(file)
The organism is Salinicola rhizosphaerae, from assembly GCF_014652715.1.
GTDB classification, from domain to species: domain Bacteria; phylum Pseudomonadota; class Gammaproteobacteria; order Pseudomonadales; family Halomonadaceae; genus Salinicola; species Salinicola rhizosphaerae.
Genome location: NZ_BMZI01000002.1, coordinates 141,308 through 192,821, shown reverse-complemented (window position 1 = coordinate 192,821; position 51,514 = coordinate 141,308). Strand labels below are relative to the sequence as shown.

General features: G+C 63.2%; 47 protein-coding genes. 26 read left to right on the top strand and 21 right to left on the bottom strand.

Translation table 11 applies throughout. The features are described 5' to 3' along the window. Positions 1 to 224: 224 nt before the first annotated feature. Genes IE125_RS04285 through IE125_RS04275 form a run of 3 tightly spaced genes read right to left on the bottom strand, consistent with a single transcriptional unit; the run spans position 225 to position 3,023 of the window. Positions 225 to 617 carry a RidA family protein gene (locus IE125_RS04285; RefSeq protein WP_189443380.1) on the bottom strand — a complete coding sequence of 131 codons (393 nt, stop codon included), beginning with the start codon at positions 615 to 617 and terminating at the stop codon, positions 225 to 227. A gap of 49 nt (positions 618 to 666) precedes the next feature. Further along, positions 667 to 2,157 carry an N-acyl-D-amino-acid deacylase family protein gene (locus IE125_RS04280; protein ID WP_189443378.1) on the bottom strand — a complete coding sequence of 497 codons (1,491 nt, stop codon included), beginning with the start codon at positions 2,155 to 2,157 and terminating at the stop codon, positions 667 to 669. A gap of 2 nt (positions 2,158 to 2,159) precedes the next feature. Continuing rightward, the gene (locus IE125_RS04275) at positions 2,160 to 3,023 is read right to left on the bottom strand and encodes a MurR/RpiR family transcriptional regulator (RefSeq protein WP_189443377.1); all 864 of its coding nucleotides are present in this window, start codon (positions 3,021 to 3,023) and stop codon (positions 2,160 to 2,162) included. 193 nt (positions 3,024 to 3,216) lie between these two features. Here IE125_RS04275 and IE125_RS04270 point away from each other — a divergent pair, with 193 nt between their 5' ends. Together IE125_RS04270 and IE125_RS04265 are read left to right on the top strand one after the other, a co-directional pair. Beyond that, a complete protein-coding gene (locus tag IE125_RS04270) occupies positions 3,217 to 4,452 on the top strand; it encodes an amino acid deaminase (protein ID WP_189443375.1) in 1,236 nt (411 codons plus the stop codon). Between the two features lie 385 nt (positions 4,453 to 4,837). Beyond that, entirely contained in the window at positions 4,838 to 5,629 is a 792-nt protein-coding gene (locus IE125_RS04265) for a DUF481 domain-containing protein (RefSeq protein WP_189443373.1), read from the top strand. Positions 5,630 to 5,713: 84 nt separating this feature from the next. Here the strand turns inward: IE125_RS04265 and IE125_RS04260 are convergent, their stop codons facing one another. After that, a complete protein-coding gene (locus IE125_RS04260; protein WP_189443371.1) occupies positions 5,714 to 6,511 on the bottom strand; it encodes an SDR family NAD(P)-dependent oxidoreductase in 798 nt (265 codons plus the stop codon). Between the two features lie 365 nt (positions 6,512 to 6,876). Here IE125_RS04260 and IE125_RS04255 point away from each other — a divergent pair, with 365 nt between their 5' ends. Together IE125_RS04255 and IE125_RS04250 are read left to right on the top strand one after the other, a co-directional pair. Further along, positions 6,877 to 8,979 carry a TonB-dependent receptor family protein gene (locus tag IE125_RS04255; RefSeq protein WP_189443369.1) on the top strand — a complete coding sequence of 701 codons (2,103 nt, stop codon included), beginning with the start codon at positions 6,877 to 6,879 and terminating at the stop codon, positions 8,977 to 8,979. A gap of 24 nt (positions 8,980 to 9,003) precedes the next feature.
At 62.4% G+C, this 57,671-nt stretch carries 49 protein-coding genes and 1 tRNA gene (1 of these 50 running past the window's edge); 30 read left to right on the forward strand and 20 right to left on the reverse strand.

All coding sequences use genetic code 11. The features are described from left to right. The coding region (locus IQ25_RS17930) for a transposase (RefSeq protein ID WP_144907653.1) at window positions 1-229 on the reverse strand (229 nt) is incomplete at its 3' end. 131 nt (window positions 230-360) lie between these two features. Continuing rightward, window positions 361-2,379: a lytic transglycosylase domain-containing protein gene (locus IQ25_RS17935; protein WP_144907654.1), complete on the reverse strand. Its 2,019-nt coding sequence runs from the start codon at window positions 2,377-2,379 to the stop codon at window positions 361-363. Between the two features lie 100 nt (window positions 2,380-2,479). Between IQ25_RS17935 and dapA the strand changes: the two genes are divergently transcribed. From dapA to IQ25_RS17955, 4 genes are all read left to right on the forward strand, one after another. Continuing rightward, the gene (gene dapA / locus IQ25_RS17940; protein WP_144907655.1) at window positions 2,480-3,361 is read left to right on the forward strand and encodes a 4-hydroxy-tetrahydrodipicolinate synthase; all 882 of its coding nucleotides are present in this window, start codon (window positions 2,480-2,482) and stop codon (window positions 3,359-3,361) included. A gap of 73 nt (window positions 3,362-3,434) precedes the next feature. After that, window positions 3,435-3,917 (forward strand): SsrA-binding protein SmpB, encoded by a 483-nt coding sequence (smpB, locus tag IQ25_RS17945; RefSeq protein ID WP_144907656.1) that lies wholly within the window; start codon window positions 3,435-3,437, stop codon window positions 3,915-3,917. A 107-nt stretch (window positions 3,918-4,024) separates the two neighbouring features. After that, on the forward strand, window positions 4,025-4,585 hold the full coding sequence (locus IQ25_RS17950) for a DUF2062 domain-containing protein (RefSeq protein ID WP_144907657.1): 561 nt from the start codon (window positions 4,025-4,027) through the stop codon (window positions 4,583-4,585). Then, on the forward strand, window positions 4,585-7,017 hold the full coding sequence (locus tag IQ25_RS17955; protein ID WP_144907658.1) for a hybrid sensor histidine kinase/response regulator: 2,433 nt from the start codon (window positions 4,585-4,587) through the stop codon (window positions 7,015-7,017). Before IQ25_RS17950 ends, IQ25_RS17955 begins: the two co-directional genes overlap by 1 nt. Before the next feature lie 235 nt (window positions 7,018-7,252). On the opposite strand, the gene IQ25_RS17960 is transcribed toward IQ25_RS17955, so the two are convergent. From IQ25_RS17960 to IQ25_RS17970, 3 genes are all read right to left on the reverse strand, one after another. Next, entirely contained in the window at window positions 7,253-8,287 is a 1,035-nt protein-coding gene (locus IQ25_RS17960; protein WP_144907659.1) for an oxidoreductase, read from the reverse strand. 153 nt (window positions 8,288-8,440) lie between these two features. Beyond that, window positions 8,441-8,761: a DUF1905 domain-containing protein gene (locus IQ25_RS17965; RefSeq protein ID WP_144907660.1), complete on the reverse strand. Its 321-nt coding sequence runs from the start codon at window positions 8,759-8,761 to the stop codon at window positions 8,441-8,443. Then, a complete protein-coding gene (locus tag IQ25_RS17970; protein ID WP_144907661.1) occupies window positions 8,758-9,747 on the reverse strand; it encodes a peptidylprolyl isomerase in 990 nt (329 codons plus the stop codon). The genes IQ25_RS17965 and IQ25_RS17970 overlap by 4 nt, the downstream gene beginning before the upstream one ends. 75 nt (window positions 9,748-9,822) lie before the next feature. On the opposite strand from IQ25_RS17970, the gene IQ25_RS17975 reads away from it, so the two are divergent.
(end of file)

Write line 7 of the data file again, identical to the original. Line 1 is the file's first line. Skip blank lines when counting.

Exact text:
All coding sequences use genetic code 11. The features are described from left to right. The coding region (locus IQ25_RS17930) for a transposase (RefSeq protein ID WP_144907653.1) at window positions 1-229 on the reverse strand (229 nt) is incomplete at its 3' end. 131 nt (window positions 230-360) lie between these two features. Continuing rightward, window positions 361-2,379: a lytic transglycosylase domain-containing protein gene (locus IQ25_RS17935; protein WP_144907654.1), complete on the reverse strand. Its 2,019-nt coding sequence runs from the start codon at window positions 2,377-2,379 to the stop codon at window positions 361-363. Between the two features lie 100 nt (window positions 2,380-2,479). Between IQ25_RS17935 and dapA the strand changes: the two genes are divergently transcribed. From dapA to IQ25_RS17955, 4 genes are all read left to right on the forward strand, one after another. Continuing rightward, the gene (gene dapA / locus IQ25_RS17940; protein WP_144907655.1) at window positions 2,480-3,361 is read left to right on the forward strand and encodes a 4-hydroxy-tetrahydrodipicolinate synthase; all 882 of its coding nucleotides are present in this window, start codon (window positions 2,480-2,482) and stop codon (window positions 3,359-3,361) included. A gap of 73 nt (window positions 3,362-3,434) precedes the next feature. After that, window positions 3,435-3,917 (forward strand): SsrA-binding protein SmpB, encoded by a 483-nt coding sequence (smpB, locus tag IQ25_RS17945; RefSeq protein ID WP_144907656.1) that lies wholly within the window; start codon window positions 3,435-3,437, stop codon window positions 3,915-3,917. A 107-nt stretch (window positions 3,918-4,024) separates the two neighbouring features. After that, on the forward strand, window positions 4,025-4,585 hold the full coding sequence (locus IQ25_RS17950) for a DUF2062 domain-containing protein (RefSeq protein ID WP_144907657.1): 561 nt from the start codon (window positions 4,025-4,027) through the stop codon (window positions 4,583-4,585). Then, on the forward strand, window positions 4,585-7,017 hold the full coding sequence (locus tag IQ25_RS17955; protein ID WP_144907658.1) for a hybrid sensor histidine kinase/response regulator: 2,433 nt from the start codon (window positions 4,585-4,587) through the stop codon (window positions 7,015-7,017). Before IQ25_RS17950 ends, IQ25_RS17955 begins: the two co-directional genes overlap by 1 nt. Before the next feature lie 235 nt (window positions 7,018-7,252). On the opposite strand, the gene IQ25_RS17960 is transcribed toward IQ25_RS17955, so the two are convergent. From IQ25_RS17960 to IQ25_RS17970, 3 genes are all read right to left on the reverse strand, one after another. Next, entirely contained in the window at window positions 7,253-8,287 is a 1,035-nt protein-coding gene (locus IQ25_RS17960; protein WP_144907659.1) for an oxidoreductase, read from the reverse strand. 153 nt (window positions 8,288-8,440) lie between these two features. Beyond that, window positions 8,441-8,761: a DUF1905 domain-containing protein gene (locus IQ25_RS17965; RefSeq protein ID WP_144907660.1), complete on the reverse strand. Its 321-nt coding sequence runs from the start codon at window positions 8,759-8,761 to the stop codon at window positions 8,441-8,443. Then, a complete protein-coding gene (locus tag IQ25_RS17970; protein ID WP_144907661.1) occupies window positions 8,758-9,747 on the reverse strand; it encodes a peptidylprolyl isomerase in 990 nt (329 codons plus the stop codon). The genes IQ25_RS17965 and IQ25_RS17970 overlap by 4 nt, the downstream gene beginning before the upstream one ends. 75 nt (window positions 9,748-9,822) lie before the next feature. On the opposite strand from IQ25_RS17970, the gene IQ25_RS17975 reads away from it, so the two are divergent.